RETIREMENT LIVING IN COUNTY DURHAMA world famous cathedral, castles, wild dales and a rugged coastline combine to make this county an exceptional choice for retirement living
From the quaint streets and ancient architecture of the City of Durham to the historic quay of Hartlepool and Bowes Museum at Barnard Castle, this county has so much to offer. Around a third is covered by the wild Durham Dales, perfect for cycles and rambles and exploring the pretty, rural, market towns and villages, while the dramatic Durham Coast offers exhilarating walks as well as traditional seaside treats and superb sandy beaches.
Retire to County Durham
County Durham is generally a warm and welcoming place with plenty of opportunities to get stuck into community life. Durham Community Association at Shakespeare Hall, Durham, for example, offers everything from ballroom dancing to quilting to Tai Chi.
With such beautiful countryside, it’s not surprising that golf is a popular pursuit, the annual County Durham Golf Trail offers access to four golf courses, South Moor, Beamish, Brancepeth and Blackwell Grange and women can join the popular Durham County Ladies' Golf Association.
Sports fans will enjoy watching Durham County Cricket Club – the prestigious club was founded in 1882, and festival fans are also spoilt for events throughout the year, like Lumiere Durham, ‘the UK’s leading light show’, Durham Book Festival and the annual Bishop Auckland Food Festival.
Did you know? 83% of McCarthy Stone homeowners experience a sense of community in their new retirement home.
Transport and connections
If you are looking for rural property for sale County Durham, or rural property to rent County Durham it’s good to know that McCarthy Stone properties are always located with good transport connections in mind, so you’ll always have easy access to amenities, shops and attractions.
The county is well connected by A roads and a comprehensive network of bus and rail routes. You can get from Durham to Leeds in an hour and a half by road and from Durham to London by train takes three hours, Durham to Edinburgh takes less than two hours by train.
Teesside International airport offers a convenient range of internal flights and European destinations and Newcastle international airport offers flights to all over the world.
There are plenty walks in County Durham and the surrounding area, from challenging hill walks to gentle trails. About a third of the county is covered by the North Pennines, Area of Outstanding Natural Beauty and the Durham Dales, Teesdale and Weardale, offer rugged and remote fells, moorlands and bogs, while the stunning Durham Coast has over 14 miles of dramatically beautiful coastal walks or explore the gorge at Castle Eden Dene National Nature Reserve by foot or by bike. The location of County Durham also provides easy access to the Lake District National Park, and the great Northern cities of Leeds, Hull and York.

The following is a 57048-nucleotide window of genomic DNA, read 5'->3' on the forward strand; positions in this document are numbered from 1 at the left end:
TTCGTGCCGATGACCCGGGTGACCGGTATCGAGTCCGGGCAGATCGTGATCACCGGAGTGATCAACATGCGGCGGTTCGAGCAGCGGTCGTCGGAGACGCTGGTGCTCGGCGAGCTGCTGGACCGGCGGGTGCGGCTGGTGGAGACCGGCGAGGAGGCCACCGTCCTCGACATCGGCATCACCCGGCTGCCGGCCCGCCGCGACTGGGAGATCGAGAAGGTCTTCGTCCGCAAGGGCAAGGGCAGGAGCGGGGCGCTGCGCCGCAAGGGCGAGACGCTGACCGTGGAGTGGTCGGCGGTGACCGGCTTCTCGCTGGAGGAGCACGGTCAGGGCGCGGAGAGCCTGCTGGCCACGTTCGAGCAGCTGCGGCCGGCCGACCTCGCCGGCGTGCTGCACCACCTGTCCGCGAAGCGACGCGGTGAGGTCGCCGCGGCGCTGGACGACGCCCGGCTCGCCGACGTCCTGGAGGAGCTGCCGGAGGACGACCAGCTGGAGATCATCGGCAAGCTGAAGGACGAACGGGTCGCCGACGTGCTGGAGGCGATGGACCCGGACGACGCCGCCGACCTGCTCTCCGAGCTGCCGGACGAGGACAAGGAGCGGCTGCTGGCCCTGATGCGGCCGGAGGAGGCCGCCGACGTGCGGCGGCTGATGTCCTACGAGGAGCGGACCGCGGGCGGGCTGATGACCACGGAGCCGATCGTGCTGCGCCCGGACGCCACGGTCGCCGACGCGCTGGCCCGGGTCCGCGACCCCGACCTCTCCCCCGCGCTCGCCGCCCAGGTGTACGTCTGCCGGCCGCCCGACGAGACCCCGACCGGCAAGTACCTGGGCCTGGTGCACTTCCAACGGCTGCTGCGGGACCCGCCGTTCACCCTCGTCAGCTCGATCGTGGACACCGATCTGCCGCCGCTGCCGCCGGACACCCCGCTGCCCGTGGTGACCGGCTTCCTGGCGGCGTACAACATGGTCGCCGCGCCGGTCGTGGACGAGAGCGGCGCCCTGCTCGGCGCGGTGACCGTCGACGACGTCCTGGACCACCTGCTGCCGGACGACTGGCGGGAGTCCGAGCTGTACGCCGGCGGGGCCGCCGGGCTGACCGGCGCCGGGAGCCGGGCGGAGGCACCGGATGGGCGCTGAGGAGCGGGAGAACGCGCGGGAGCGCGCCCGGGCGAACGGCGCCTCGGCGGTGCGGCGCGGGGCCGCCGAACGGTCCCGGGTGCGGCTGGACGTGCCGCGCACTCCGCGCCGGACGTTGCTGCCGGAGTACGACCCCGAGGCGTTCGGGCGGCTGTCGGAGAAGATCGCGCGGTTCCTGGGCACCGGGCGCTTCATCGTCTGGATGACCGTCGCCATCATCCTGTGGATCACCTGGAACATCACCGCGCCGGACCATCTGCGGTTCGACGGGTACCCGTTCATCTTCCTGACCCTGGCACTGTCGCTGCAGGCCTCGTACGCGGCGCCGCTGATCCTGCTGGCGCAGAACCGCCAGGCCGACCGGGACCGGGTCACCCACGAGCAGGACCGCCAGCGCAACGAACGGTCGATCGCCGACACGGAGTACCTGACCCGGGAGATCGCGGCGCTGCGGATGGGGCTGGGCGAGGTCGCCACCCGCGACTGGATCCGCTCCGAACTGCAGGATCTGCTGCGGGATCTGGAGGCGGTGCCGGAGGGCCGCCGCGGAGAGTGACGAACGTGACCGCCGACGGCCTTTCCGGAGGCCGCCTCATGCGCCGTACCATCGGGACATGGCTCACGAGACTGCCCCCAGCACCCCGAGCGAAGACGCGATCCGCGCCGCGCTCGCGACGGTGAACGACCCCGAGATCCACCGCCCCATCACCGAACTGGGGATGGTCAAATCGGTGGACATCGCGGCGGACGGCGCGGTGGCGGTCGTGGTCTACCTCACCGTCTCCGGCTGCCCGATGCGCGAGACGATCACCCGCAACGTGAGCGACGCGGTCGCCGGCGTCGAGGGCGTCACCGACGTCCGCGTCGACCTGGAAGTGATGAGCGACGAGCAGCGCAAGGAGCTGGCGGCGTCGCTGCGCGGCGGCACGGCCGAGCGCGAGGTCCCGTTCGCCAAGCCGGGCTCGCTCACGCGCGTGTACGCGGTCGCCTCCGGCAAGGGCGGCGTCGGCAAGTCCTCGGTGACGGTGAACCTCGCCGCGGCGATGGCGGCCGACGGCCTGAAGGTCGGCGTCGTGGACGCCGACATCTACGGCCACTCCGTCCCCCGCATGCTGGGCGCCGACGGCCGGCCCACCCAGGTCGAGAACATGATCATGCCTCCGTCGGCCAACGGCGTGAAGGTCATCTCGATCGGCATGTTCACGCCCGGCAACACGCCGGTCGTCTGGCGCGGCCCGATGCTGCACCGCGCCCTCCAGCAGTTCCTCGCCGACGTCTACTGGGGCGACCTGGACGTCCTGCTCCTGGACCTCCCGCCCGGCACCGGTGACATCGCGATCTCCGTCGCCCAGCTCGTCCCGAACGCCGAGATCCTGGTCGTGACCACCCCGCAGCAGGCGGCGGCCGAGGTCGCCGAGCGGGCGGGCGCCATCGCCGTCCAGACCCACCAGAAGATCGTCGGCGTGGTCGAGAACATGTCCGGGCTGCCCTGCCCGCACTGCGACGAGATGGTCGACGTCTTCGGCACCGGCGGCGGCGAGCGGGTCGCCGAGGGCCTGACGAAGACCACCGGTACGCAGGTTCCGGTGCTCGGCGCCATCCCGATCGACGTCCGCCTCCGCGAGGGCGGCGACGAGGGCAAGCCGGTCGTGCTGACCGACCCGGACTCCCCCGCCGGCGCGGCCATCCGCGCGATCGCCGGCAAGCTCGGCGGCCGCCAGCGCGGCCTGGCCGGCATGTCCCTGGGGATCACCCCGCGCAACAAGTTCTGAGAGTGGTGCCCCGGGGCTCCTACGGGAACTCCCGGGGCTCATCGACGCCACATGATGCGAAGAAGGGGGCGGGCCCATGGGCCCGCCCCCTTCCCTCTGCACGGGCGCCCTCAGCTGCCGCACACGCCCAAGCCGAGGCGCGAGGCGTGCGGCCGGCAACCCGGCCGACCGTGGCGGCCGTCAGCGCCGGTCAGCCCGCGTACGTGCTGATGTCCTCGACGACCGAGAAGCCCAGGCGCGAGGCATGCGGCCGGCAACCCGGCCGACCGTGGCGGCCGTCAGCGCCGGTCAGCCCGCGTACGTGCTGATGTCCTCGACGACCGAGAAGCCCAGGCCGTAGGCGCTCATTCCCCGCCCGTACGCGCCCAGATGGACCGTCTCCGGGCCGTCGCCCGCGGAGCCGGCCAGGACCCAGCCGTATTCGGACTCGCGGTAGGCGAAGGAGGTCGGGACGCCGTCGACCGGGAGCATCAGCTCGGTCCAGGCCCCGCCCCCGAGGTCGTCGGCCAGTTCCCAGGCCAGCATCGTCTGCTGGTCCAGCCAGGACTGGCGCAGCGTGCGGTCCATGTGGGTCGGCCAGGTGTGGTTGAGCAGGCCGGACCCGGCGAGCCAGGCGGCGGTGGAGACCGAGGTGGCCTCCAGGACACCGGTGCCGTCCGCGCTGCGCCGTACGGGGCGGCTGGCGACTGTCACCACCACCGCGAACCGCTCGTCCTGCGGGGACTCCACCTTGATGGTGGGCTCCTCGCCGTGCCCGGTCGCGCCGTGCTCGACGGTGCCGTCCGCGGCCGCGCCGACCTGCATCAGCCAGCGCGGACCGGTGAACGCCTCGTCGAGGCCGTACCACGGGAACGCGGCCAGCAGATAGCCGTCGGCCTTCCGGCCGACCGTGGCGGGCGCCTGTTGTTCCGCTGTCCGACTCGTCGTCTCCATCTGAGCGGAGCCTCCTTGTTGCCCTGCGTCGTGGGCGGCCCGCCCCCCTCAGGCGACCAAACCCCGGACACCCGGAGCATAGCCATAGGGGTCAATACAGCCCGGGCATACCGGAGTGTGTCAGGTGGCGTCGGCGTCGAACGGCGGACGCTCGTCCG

The area is home to some of the UK’s most unspoilt beaches too, the sandy stretch of Seaham is very popular and a bit further north you’ll find Seaburn beach near Sunderland which is popular for water sports and even wild swimming.
Things to do in County Durham
No trip to the county would be complete without visiting the delightful city of Durham home to the stunningly majestic Durham Cathedral and Durham Castle. These impressive examples of Norman architecture form a UNESCO World Heritage Site – and the cathedral also played a starring role in the Harry Potter film series.
The pretty town of Darlington has a bustling weekly market as well as stunning Raby Castle, while at Hartlepool you’ll find the fascinating National Museum of the Royal Navy Hartlepool and the HMS Trincomalee. County Durham is also home to the unique Beamish Museum – which brings to life the history of the North East of England from the 1820s onwards.
The attractive market town of Barnard Castle is well worth a visit as is the castle which gave it its name. In the area you can also visit the Bowes Museum and gardens, set in an attractive French-style Chateau and the ‘secret garden of the North’ at Eggleston Hall – these beautiful gardens even have their own mini Angel of the North.
Developments in County Durham
Retirement living Gloucestershire. Frequently asked questions
From the grandeur of the Norman architecture in the UNESCO recognised cathedral city of Durham to the naval ships and museums on the quayside of Hartlepool there are plenty of things to do in County Durham. There are plenty of castles to explore, including Barnard Castle, which is also close to the famous Bowes museum and Raby Castle in the bustling market town of Darlington. Then there’s walking in the fells of the Durham Dales or enjoying a breath of sea air on the dramatic Heritage Coast.
There are lots of variables that make this a difficult question to answer, but one simple tip is to multiple the amount you’d like to live on every year (say £24,000) by 25 (in this case the answer is £600,000). That is the amount you’d need to save. However this figure doesn’t consider things like your annual state pension, benefits, tax, or the equity you might hold in your home.
High up in the North East of England, on the border of Northumberland, Tyne and Wear Cumbria and North Yorkshire, you’ll find County Durham, the only county in England to use that prefix. It is also bordered by the Durham Coast – a Site of Special Scientific Interest. As well as the city of Durham, notable towns in County Durham include Darlington, Hartlepool, Barnard Castle and Stockton-on-Tees.